Nuke is the only stallion to win the 25-mile race in its nine-year history, Mark said.

Hayden said she knew Nuke was a special horse. She also acknowledged that riding a stallion is a challenge.

"It's a little hard to keep a stallion's mind on racing," she said. "He knows he can run, but he also knows he can do other things."

Contact Staff Writer Randy Burns at rburns@theitem.com or (803) 491-4533.

AHA Registration Discount

Arabian Horse Association

June 17, 2009

Help the Breed. Help Yourself. Register.

A special, short-time offer allows owners of Arabians, Half-Arabians and Anglo-Arabians a discounted rate on registration for horses two years of age and older from July 1, through December 31, 2009. Members with purebred Arabians registered during this period will receive a $100 discount, paying only $250, while members with a Half-Arabian or Anglo-Arabian will receive a $40 discount, paying only $75.

"Registering your Arabians, Half-Arabians and Anglo-Arabians connects them to their breed's legacy—a very long-lasting, full and rich legacy. Every horse has a right to that connection," says Lance Walters, AHA President. "The discounted registration price allows owners to register their older horses and give them a connection to their lineage, raising the horse's value and desirability."

Horses eligible for this short-time discount must be 2 years of age or older and fully parentage-qualified through blood or DNA typing. Applications postmarked July 1 through December 31, 2009, will qualify for the reduced registration fee. For more information, including registration forms, click here or call (303) 696-4500.

Friday, June 19, 2009

Nevada: Local Doctor featured in Documentary

KOLOTV.com - newscast, Arabian Silk documentary

The name of the film is based in part on the horses featured in this documentary. Arabians are the horse of choice when it comes to endurance riding.

Dr. Jerry Zebrack whistles for his ten arab horses to come and visit us. They are the only kind of horses he owns. That's because Dr. Zebrack competes in endurance riding-- 24-hour races that can cover up to 100 miles.

“I think the reason I still do it is I still don't know if I can do the next ride,” says Dr. Zebrack

He's been doing it for the last 27 years which is remarkable in itself when you consider his very first endurance ride.

“It was the worst horriblist, hardest thing I've ever done in my life,” says Dr. Zebrack.
Asked if he’d describe himself as tenacious?
“Oh that's a great word,” replies Dr. Zebrack

Dr. Zebrack's journey, along with his horses, and the event of endurance riding itself grabbed the attention of local documentary film makers Christine Lazzaini.

“The first time I cam down this dirt road I had no idea that it was going to change my life. This is actually the fastest growing equestrian discipline in the world,” says Lazzaini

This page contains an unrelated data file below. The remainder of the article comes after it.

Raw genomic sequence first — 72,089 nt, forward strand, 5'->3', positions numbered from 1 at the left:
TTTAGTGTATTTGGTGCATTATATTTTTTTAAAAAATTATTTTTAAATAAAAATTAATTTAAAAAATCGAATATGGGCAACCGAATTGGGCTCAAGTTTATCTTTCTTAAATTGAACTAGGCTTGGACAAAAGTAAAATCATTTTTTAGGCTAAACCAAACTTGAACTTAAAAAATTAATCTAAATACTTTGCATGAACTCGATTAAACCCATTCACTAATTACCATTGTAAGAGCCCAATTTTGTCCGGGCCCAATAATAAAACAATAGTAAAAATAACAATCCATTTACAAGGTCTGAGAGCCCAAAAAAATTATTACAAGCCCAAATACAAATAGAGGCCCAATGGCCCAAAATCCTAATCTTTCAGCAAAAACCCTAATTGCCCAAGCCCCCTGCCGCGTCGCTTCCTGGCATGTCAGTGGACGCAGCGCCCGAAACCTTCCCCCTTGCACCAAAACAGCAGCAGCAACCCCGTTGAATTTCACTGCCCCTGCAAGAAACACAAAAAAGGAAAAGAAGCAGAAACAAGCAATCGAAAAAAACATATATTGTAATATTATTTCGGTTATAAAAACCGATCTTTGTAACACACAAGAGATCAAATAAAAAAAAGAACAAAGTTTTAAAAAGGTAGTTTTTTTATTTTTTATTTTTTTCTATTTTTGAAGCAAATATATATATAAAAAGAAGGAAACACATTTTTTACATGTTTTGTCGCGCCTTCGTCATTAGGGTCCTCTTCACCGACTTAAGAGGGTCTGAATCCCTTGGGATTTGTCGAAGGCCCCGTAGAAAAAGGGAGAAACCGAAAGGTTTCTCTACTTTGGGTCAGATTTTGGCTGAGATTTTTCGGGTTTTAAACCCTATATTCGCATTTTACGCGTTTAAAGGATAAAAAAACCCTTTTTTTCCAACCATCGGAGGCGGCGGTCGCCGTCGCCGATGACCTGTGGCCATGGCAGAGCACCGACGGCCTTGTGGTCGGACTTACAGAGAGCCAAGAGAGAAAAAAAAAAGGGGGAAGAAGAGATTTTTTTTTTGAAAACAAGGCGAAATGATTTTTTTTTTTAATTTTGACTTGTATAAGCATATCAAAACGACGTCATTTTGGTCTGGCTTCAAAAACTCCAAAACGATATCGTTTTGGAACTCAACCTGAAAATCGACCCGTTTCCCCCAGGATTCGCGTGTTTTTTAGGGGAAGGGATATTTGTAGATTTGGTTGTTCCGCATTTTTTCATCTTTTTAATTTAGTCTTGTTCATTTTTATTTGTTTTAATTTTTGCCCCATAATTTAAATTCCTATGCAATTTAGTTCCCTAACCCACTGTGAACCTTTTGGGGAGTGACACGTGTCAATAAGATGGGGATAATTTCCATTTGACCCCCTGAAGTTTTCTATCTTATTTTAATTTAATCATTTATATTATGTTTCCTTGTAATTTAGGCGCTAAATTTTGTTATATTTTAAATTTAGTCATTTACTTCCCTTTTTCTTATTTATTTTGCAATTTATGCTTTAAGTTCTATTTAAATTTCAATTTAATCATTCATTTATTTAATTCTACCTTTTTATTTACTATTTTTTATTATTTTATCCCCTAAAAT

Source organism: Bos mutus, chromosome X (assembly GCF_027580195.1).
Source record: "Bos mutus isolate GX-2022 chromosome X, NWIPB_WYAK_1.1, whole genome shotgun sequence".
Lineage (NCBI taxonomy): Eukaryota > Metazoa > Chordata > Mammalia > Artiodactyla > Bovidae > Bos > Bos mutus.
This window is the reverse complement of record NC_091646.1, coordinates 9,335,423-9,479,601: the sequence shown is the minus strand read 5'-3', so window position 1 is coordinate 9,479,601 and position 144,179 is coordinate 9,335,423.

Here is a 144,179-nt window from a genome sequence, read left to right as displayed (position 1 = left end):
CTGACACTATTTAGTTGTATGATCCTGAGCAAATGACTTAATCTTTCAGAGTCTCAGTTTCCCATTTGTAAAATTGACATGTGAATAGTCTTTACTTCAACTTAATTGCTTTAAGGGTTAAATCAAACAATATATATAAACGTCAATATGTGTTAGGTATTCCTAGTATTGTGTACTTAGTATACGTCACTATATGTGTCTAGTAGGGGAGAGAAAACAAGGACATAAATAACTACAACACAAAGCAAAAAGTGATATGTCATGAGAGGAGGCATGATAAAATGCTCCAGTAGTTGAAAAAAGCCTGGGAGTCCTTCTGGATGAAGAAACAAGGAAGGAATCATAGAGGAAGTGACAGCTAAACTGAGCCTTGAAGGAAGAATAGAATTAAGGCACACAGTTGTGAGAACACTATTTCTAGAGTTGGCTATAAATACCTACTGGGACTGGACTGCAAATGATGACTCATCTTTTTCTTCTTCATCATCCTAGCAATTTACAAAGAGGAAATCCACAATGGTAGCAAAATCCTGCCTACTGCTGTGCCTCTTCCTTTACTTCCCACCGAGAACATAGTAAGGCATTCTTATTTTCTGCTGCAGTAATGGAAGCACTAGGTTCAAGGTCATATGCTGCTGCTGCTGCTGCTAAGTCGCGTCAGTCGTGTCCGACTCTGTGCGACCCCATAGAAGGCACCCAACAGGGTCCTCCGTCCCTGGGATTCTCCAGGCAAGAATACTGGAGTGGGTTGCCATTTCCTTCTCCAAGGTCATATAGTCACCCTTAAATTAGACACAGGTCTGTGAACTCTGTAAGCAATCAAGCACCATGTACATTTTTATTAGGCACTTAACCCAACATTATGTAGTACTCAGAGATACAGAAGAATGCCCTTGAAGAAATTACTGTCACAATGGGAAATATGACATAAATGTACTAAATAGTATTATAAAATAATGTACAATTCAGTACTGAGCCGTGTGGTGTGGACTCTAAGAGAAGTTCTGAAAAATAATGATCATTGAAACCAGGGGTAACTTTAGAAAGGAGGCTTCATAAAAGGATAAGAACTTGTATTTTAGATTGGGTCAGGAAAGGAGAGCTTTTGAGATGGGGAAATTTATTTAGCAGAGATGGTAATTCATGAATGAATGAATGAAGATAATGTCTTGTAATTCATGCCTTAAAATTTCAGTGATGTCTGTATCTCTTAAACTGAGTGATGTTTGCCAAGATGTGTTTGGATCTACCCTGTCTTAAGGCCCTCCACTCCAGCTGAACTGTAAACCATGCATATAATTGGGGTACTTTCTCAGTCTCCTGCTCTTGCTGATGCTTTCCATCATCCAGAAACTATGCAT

“I hurt a lot. I'm getting old,” says Dr. Zebrack during the course of the film

Two and a half years later Lazzaini's film "Arabian Silk" is being featured at the Reno Film Festival.

A cardiologist by profession Dr. Zebrack says he never imagined he'd be highlighted in a documentary on endurance riding. He says he's nothing special., and that's the message he hopes the audience take with it after viewing the film.

“I can do that, because I think people can,” says Dr. Zebrack

“Arabian Silk” will be judged Saturday afternoon at KNPB studios.
Lazziani hopes to win the audience choice award, Nevada category Saturday night.

watch video clip KOLOTV.com - newscast, Arabian Silk documentary

Wednesday, June 17, 2009

Forum: Groups in Tune With Equine Welfare

Bloodhorse.com - Full Article

By Tom LaMarra
Tuesday, June 16, 2009

Representatives of various equine breeds and disciplines found out June 16 they have a lot in common when it comes to the welfare and safety of horses.

The "Welfare of the Horse," called the most inclusive program of its kind, was the sole topic for this year's American Horse Council National Issues Forum in Washington, D.C. It offered participants a chance to learn what others are doing as the welfare of horses—or any animal for that matter—comes under closer public scrutiny.

The forum covered everything from horse racing to the carriage horse industry which, in Charleston, S.C., at least, is highly regulated. And the horses, according to Tommy Doyle, are well maintained.

"We're at the forefront of animal welfare," said Doyle, president of the Carriage Operators of North America. "We're out there 365 days a year."

Doyle is a second generation carriage operator whose family has about 40 horses and 90 employees in Charleston, where carriage rides per year number about 250,000. The city has an equine welfare policy that requires regular veterinarian checks and use of microchips, Doyle said.

Horses can't work more than eight hours per day, and their temperatures are taken after every tour. If it's hotter than 98 degrees, the carriage rides are suspended. The horses are turned out every four months.

"The system we have in place is 100% effective," Doyle said.

Doyle indicated that caring for horses is second nature in his family. Still, public perception and potential attacks by animal-rights activists call for a plan and documentation.

Doyle used the breakdowns of Barbaro and Eight Belles as examples of what can happen in the public arena. He said those two incidents were no more indicative of the Thoroughbred industry than the US Airways flight landing in the Hudson River was indicative of the airline industry.

Laura Hayes of the American Endurance Ride Conference said endurance horses must meet certain heart-rate parameters, undergo complete vet exams and soundness checks, and can't compete if it is determined they are lame. The discipline even has a drug-testing program with a zero-tolerance policy, she said.

Equine fatalities are reported voluntarily, but of 40 cases, only one horse owner chose not to participate. All fatalities are investigated, and the results made public, Hayes said.

"The AERC believes in transparency," she said.


Tuesday, June 16, 2009

New Zealand: Mixed feelings for Dougan over possible sale